Off-campus UNL users: To download campus access dissertations, please use the following link to log into our proxy server with your NU ID and password. When you are done browsing please remember to return to this page and log out.
Non-UNL users: Please talk to your librarian about requesting this dissertation through interlibrary loan.
Habituation and the dyanmic encoding of novelty in newborn infants: An ERP study
Full-term neonates are capable of discriminating speech sounds and habituating to repeated auditory stimuli as soon as they are born. Differences in the electrophysiological waveform of neonates’ response is interpreted as an index of their ability to discriminate speech sounds. In addition, the decrement in response amplitude to a repeated stimulus reflects habituation. However, little research examines the relationship of these measures to each other in early infancy. ^ Event-related potential (ERPs) were recorded from 35 full-term neonates in response to two different test paradigms, consonant discrimination and habituation/novelty detection. In response to the consonant discrimination task, neonates significantly discriminated natural speech sounds with /b/-/g/ and /b/-/d/ contrasts. For the habituation task, trial-by-trial analysis demonstrated that neonates habituate to a repeated sound quickly, showing amplitude attenuation over the first ten experimental trials. At the introduction of a novel stimulus, neonatal electrophysiological response amplitude recovered, demonstrating novelty detection. ^ Individual differences in the electrophysiological response to these two paradigms were compared to assess the relationship between speech sound discrimination and habituation/novelty detection in the first few days of life. Habituation speed, speech sound discrimination, and response variability were estimated for each individual. A set of multilevel models indicated that each of these between-subjects predictors helped to describe the electrophysiological response to the novelty detection task. A model that includes all of these measures as predictors best characterized full-term neonatal electrophysiological responses. In addition, relationships between individual differences in speech sound discrimination, habituation, novelty detection, and response variability were described. Results indicated that some individual differences in the electrophysiological response map onto a general index of neonatal health / maturity. This research sheds light on the etiology of neonatal neurocognition and provides support for the validity of neonatal ERPs as predictive indicators of later development.^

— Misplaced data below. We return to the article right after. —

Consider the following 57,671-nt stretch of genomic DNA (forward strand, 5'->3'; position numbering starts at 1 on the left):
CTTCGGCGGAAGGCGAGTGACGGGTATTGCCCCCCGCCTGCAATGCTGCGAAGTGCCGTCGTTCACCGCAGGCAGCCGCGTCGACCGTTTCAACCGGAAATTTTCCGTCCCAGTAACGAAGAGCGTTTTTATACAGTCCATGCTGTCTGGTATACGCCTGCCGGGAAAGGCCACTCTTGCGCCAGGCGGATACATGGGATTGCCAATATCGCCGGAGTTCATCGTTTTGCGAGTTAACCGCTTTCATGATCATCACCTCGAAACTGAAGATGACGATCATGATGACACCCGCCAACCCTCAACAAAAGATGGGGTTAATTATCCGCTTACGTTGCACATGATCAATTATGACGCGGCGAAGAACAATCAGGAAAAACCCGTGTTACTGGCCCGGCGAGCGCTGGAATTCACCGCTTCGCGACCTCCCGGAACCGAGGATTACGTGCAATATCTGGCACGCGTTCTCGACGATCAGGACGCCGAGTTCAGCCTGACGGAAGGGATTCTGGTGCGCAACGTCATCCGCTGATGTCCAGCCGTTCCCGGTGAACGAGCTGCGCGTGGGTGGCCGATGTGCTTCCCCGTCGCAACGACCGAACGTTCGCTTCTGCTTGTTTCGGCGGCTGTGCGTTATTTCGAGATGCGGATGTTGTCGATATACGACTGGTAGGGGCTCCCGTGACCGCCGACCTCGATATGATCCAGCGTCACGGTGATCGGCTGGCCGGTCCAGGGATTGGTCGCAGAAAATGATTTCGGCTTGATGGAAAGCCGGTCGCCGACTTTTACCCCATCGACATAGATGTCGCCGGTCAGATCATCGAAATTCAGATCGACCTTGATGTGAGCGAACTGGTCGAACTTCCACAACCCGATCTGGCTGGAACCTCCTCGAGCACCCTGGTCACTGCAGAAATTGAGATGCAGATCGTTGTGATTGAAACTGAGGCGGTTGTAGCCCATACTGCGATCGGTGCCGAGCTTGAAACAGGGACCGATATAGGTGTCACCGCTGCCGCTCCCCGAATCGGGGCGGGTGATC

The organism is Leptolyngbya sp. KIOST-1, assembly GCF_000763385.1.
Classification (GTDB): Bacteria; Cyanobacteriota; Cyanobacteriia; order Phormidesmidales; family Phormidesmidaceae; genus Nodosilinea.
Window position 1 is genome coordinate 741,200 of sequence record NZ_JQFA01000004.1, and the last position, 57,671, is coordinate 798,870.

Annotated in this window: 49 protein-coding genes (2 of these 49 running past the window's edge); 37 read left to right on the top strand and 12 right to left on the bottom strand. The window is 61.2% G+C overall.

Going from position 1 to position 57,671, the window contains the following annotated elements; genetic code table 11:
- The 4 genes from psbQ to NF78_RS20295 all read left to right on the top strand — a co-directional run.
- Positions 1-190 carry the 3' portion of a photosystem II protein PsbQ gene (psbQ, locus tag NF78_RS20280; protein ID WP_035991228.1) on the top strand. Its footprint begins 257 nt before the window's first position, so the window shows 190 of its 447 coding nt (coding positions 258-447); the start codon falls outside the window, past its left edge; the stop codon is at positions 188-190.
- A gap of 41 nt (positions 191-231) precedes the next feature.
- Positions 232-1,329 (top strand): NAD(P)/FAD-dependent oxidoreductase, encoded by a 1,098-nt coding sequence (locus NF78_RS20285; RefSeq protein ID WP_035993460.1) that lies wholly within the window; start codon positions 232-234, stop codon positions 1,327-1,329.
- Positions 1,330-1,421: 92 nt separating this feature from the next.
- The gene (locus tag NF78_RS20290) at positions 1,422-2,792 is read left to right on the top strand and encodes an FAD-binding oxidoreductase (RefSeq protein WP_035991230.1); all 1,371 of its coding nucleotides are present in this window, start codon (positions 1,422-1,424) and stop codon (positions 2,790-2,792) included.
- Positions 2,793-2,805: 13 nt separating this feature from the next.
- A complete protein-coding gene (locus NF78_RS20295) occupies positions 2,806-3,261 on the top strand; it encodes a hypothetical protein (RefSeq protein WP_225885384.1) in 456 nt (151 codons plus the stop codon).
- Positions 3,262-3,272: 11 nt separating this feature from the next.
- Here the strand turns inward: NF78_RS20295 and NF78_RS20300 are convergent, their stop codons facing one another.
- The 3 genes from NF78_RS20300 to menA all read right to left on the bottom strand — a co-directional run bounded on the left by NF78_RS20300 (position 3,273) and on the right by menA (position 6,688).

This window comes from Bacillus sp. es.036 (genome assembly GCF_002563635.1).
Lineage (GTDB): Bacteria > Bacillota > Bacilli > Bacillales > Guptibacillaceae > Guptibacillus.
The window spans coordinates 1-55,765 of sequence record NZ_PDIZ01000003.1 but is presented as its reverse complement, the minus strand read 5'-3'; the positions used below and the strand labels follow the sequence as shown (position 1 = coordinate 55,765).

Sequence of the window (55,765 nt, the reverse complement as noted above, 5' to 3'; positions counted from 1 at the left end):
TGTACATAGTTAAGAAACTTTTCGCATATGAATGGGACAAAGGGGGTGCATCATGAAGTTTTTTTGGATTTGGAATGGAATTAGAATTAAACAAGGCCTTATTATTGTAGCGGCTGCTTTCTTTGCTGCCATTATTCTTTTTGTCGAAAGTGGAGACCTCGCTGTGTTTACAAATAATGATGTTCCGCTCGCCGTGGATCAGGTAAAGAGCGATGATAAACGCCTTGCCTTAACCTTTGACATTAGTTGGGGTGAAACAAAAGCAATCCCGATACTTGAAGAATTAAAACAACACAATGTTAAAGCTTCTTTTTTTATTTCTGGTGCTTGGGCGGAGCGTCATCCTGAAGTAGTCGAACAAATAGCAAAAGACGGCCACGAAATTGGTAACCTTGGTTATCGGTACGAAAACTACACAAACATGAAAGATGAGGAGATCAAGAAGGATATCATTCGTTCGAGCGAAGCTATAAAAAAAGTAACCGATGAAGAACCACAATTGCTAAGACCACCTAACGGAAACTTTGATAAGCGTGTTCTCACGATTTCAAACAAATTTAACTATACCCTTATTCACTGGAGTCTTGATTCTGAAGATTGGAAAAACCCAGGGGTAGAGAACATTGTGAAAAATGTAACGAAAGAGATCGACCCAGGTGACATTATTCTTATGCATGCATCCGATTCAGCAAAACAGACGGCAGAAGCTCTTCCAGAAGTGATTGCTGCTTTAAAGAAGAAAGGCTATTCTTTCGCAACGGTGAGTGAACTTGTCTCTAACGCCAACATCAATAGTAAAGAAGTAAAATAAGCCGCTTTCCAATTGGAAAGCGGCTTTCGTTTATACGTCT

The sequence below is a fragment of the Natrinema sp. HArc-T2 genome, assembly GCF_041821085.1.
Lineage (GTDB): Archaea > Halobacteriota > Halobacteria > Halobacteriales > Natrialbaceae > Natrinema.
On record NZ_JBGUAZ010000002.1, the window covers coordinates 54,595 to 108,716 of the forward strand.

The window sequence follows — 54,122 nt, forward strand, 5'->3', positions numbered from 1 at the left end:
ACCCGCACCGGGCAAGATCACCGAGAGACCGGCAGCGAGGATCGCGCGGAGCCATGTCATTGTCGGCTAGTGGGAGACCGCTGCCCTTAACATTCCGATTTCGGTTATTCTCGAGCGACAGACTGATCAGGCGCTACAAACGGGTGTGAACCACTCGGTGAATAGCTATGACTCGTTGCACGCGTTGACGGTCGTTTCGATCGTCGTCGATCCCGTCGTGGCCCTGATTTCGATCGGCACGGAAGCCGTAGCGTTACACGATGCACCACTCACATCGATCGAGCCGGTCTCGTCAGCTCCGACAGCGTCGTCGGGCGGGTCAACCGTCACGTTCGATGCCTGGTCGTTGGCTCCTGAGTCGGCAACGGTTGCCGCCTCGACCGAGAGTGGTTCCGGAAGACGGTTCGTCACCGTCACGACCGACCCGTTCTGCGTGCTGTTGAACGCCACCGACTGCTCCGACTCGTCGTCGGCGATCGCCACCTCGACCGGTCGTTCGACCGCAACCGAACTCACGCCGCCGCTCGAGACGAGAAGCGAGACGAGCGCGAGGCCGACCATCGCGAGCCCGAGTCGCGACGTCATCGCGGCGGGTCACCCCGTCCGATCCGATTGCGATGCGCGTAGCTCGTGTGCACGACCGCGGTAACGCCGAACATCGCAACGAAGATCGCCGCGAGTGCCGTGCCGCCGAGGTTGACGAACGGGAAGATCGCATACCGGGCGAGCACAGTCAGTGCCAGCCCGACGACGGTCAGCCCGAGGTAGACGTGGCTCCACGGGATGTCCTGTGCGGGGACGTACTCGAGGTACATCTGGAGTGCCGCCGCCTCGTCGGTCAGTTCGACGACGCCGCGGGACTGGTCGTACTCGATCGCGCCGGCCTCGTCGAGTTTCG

Cortesa, Cathryn S, "Habituation and the dyanmic encoding of novelty in newborn infants: An ERP study" (2016). ETD collection for University of Nebraska - Lincoln. AAI10143334.